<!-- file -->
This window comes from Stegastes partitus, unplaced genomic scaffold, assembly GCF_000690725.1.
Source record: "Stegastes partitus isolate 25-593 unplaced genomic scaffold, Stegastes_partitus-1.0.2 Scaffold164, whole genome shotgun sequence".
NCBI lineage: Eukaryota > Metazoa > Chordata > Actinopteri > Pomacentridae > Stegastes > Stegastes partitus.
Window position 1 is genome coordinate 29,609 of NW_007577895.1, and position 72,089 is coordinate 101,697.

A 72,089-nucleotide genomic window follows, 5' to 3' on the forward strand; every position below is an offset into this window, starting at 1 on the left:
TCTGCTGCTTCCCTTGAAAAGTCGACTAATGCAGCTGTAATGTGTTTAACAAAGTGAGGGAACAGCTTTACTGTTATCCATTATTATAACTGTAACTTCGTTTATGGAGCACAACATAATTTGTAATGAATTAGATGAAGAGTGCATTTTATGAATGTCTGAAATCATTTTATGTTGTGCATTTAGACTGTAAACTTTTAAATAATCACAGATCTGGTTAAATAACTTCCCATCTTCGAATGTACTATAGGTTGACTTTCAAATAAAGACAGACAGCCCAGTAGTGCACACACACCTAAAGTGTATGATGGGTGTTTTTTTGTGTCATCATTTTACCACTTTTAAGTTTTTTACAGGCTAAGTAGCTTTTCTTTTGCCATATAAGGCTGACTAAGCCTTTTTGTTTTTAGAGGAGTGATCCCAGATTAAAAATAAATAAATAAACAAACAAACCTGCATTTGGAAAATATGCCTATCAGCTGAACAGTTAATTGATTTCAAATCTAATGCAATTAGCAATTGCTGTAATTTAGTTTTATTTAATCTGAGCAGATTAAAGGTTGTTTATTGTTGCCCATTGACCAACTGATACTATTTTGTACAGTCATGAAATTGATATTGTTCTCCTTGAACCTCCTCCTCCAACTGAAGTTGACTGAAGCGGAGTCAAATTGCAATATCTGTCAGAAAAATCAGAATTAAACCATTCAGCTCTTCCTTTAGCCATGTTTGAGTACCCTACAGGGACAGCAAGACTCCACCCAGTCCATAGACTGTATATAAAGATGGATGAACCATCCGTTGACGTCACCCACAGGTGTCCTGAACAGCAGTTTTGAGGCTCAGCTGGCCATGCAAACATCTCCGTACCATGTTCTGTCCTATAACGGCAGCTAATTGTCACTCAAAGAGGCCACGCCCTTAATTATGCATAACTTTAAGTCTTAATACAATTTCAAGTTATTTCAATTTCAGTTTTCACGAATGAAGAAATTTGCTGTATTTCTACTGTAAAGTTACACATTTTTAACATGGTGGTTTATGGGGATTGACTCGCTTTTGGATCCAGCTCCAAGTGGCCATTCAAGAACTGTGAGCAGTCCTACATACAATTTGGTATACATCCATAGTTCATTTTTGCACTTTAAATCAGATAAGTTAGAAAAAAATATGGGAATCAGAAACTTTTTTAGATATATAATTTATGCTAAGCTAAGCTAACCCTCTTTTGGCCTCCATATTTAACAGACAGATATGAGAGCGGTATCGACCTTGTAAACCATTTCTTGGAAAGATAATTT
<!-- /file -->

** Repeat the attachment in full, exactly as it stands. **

This window comes from Stegastes partitus, unplaced genomic scaffold, assembly GCF_000690725.1.
Source record: "Stegastes partitus isolate 25-593 unplaced genomic scaffold, Stegastes_partitus-1.0.2 Scaffold164, whole genome shotgun sequence".
NCBI lineage: Eukaryota > Metazoa > Chordata > Actinopteri > Pomacentridae > Stegastes > Stegastes partitus.
Window position 1 is genome coordinate 29,609 of NW_007577895.1, and position 72,089 is coordinate 101,697.

A 72,089-nucleotide genomic window follows, 5' to 3' on the forward strand; every position below is an offset into this window, starting at 1 on the left:
TCTGCTGCTTCCCTTGAAAAGTCGACTAATGCAGCTGTAATGTGTTTAACAAAGTGAGGGAACAGCTTTACTGTTATCCATTATTATAACTGTAACTTCGTTTATGGAGCACAACATAATTTGTAATGAATTAGATGAAGAGTGCATTTTATGAATGTCTGAAATCATTTTATGTTGTGCATTTAGACTGTAAACTTTTAAATAATCACAGATCTGGTTAAATAACTTCCCATCTTCGAATGTACTATAGGTTGACTTTCAAATAAAGACAGACAGCCCAGTAGTGCACACACACCTAAAGTGTATGATGGGTGTTTTTTTGTGTCATCATTTTACCACTTTTAAGTTTTTTACAGGCTAAGTAGCTTTTCTTTTGCCATATAAGGCTGACTAAGCCTTTTTGTTTTTAGAGGAGTGATCCCAGATTAAAAATAAATAAATAAACAAACAAACCTGCATTTGGAAAATATGCCTATCAGCTGAACAGTTAATTGATTTCAAATCTAATGCAATTAGCAATTGCTGTAATTTAGTTTTATTTAATCTGAGCAGATTAAAGGTTGTTTATTGTTGCCCATTGACCAACTGATACTATTTTGTACAGTCATGAAATTGATATTGTTCTCCTTGAACCTCCTCCTCCAACTGAAGTTGACTGAAGCGGAGTCAAATTGCAATATCTGTCAGAAAAATCAGAATTAAACCATTCAGCTCTTCCTTTAGCCATGTTTGAGTACCCTACAGGGACAGCAAGACTCCACCCAGTCCATAGACTGTATATAAAGATGGATGAACCATCCGTTGACGTCACCCACAGGTGTCCTGAACAGCAGTTTTGAGGCTCAGCTGGCCATGCAAACATCTCCGTACCATGTTCTGTCCTATAACGGCAGCTAATTGTCACTCAAAGAGGCCACGCCCTTAATTATGCATAACTTTAAGTCTTAATACAATTTCAAGTTATTTCAATTTCAGTTTTCACGAATGAAGAAATTTGCTGTATTTCTACTGTAAAGTTACACATTTTTAACATGGTGGTTTATGGGGATTGACTCGCTTTTGGATCCAGCTCCAAGTGGCCATTCAAGAACTGTGAGCAGTCCTACATACAATTTGGTATACATCCATAGTTCATTTTTGCACTTTAAATCAGATAAGTTAGAAAAAAATATGGGAATCAGAAACTTTTTTAGATATATAATTTATGCTAAGCTAAGCTAACCCTCTTTTGGCCTCCATATTTAACAGACAGATATGAGAGCGGTATCGACCTTGTAAACCATTTCTTGGAAAGATAATTT